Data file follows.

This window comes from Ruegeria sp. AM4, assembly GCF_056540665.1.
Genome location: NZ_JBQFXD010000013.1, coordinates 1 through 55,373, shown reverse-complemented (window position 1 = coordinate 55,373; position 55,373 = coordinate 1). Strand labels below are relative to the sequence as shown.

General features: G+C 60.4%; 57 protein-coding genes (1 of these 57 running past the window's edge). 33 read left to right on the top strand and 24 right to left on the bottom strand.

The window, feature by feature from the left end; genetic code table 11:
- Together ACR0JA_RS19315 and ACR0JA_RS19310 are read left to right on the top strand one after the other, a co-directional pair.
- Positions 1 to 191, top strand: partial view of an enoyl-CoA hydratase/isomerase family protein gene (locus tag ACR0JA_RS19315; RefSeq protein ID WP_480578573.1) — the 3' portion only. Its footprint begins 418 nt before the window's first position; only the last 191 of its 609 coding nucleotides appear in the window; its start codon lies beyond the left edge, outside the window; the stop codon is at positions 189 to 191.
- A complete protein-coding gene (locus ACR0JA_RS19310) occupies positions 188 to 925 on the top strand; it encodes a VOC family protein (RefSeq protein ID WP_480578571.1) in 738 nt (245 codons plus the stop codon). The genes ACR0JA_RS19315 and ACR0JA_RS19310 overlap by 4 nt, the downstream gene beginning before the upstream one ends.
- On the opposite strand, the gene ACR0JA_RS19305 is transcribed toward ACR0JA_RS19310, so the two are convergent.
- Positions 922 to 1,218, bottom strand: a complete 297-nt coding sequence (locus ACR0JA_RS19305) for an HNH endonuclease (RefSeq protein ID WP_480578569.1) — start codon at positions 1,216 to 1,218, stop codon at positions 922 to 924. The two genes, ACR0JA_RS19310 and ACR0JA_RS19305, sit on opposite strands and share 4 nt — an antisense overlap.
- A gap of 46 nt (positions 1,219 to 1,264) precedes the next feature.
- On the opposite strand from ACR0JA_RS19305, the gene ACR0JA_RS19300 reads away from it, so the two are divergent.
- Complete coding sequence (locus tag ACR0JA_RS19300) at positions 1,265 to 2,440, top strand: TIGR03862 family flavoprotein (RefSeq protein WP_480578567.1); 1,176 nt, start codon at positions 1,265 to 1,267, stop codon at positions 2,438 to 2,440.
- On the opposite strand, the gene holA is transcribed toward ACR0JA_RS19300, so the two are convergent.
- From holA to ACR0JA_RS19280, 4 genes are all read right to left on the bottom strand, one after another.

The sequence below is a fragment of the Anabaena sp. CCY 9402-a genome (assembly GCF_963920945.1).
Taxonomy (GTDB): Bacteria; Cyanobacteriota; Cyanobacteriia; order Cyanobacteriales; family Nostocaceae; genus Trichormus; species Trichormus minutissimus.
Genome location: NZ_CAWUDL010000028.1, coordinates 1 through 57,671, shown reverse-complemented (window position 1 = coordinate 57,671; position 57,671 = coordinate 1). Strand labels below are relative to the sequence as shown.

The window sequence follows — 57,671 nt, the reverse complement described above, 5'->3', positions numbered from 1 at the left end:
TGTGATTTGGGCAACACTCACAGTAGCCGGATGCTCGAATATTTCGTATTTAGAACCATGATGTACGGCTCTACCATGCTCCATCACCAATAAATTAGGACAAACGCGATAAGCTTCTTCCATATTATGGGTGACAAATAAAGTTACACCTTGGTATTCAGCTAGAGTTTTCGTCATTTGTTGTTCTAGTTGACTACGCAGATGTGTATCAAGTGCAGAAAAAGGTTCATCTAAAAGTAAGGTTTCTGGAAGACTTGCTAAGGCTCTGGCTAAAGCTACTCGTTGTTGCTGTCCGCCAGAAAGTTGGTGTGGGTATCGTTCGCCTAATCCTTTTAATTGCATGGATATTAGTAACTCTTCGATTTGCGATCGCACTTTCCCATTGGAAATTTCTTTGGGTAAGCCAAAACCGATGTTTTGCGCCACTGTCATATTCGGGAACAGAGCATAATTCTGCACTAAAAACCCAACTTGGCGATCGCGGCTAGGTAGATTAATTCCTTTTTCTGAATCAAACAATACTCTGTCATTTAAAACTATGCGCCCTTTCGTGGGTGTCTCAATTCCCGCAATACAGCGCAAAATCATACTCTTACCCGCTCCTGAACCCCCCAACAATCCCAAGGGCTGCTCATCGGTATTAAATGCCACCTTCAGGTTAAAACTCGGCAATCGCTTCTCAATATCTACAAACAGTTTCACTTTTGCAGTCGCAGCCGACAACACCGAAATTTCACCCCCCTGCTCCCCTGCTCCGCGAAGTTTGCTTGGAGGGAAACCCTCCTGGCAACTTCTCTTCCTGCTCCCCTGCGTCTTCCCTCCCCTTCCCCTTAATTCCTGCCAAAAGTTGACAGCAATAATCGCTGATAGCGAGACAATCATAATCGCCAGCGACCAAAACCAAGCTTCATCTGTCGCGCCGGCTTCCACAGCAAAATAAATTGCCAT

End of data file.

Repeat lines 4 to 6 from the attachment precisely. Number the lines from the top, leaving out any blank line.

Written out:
The window, feature by feature from the left end; genetic code table 11:
- Together ACR0JA_RS19315 and ACR0JA_RS19310 are read left to right on the top strand one after the other, a co-directional pair.
- Positions 1 to 191, top strand: partial view of an enoyl-CoA hydratase/isomerase family protein gene (locus tag ACR0JA_RS19315; RefSeq protein ID WP_480578573.1) — the 3' portion only. Its footprint begins 418 nt before the window's first position; only the last 191 of its 609 coding nucleotides appear in the window; its start codon lies beyond the left edge, outside the window; the stop codon is at positions 189 to 191.